Problem-Based Service-Learning (faculty development at Bonner)

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This presentation was offered at the Bonner Foundation's Fall Directors' Meeting 2011 by Rick Gordon and Ruth Scipione, who work with Siena College and other institutions. This is an excellent strategy for faculty development and engagement in service-learning. It is also linked to promoting high-impact practices. For more information contact ahoy@bonner.org, rgordon@siena.edu or rscipione@siena.edu.

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Problem-Based Service-Learning (faculty development at Bonner)

  1. 1. + PBSL: Pathways to Democratic Civic Rick Gordon and Ruth Scipione Siena College
  2. 2. + Workshop Goals  Explore 21st century model of service learning--Hi impact service and social change  Need to work smarter, not harder  Change paradigm from student placement/volunteer model to problem solving model, from “technocratic” civic engagement to democratic civic engagement
  3. 3. + Eyes on the prize: Ends vs means  Challenge: Create a more socially just world  Sub-challenge: Aspiring to Democratic Civic Engagement and Deep Partnerships
  4. 4. + Multidimensional Problem  Student Engagement, Faculty Engagement, Institutional Support, Community PartnershipsResults and Outcomes  Can’t move on to highest level without moving others as well
  5. 5. + Yeah, but…  How do you get faculty engagement at any level?  And how do you move them from initial interest or trying SL to deep engagement and commitment?
  6. 6. + Activity 1  Motivation: Get beyond altruism  Economic Theory: Incentive and Disincentives: Increase benefits/lower costs  Brainstorm Incentives/Disincentives for each dimension  4 small groups: Student, Faculty, Institutional, Community Partner  For each, list their interests in one column, obstacles in another
  7. 7. +How can we align faculty incentives/interests with those of students, institution, community partner?
  8. 8. + PBSL for faculty buy-in  Start with premise we are not promoting service—focus on academic learning  Entry point for faculty to SL—get foot in the door but also  “Smarter,” more “democratic” orientation to engagement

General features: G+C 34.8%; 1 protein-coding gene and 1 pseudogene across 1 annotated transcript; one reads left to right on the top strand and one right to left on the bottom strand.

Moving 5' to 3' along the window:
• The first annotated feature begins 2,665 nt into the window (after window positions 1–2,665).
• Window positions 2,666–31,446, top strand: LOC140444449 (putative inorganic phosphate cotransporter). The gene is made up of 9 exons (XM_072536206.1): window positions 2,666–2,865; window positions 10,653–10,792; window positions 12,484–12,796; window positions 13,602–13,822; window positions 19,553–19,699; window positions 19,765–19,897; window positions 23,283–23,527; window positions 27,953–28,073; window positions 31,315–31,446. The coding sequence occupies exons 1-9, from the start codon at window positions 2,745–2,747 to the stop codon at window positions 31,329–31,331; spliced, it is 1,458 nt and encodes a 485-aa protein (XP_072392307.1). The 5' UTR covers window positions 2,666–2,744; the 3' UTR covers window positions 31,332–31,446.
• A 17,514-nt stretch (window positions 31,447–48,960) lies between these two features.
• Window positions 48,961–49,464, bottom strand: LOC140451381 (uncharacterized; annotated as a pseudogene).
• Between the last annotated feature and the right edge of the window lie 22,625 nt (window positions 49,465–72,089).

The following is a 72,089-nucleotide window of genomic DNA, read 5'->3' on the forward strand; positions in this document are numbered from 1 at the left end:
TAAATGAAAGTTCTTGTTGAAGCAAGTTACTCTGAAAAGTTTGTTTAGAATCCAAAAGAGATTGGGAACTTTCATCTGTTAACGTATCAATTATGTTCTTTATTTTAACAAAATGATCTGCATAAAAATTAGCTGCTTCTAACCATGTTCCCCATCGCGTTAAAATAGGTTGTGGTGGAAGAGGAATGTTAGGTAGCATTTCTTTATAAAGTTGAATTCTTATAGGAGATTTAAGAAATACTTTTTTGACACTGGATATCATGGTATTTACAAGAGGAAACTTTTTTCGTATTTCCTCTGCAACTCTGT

9. 9. +PBSL Key Concepts Clear identification of learning outcomes Partnering with community partner with a problem that directly relates to course learning outcomes Presenting students with a problem to solve related to learning outcomes that demands some type of service to community partner Preparing students for their PBSL work by building knowledge, skills, and abilities Employing on-going feedback—reflection and assessment
  10. 10. +Appeal of PBSL Relates directly to course outcomes Not overly complicated logistics Problem statement written by faculty member to specifically address community need and desired learning results Usually requires student teamwork—real problems too complex for any one person How to achieve course outcomes, work with a community partner, how to prepare students, how to manage logistics
  11. 11. + Examples  “Generic” issues: Program evaluation, work by similar organizations, future trends in the field  Siena Ed Program Evaluation: Social Sciences, Stats, etc.— Apply theory to practice  Embedded: Environmental Studies intro course
  12. 12. + How does this lead to Deep Partnerships?  Partnerships build over time—Around problem/issue solutions
  13. 13. + Within Course/Discipline  Colby Sawyer College—Psychology—theories of youth development and playground violence Needs analysis, program research, program selection and planning, implementation
  14. 14. + Across Disciplines  Unity House—Wraparound services in low income community  Problem to solve: How to improve student academic performance/ graduation? ----Initial connection through needs assessment for youth education—  Initial direct service—youth afterschool/tutoring (Education dept)  Leads to workshops on parenting (Psych, Counseling)  Adult literacy (Education, Psych)  Food and nutrition (Nutrition)  Fundraising, development and budget management (accounting)  Strategic Planning (Business and Management)
  15. 15. + How do we get from technocratic engagement to democratic?  PBSL alters the framework: Rather than how can faculty do SL in a course, to what role does a faculty (or dept. or institution) have with an issue/problem we aim to address?
  16. 16. + Activity 2 Development from initial project to deep  Project Generation Game  5 year path along each of these 4 dimensions from initial project to Deep, Democratic Civic Engagement.
  17. 17. + Closure: Book Proposal Ideas  Book Proposal Ideas: PBSL—Pathway to Democratic Civic Engagement

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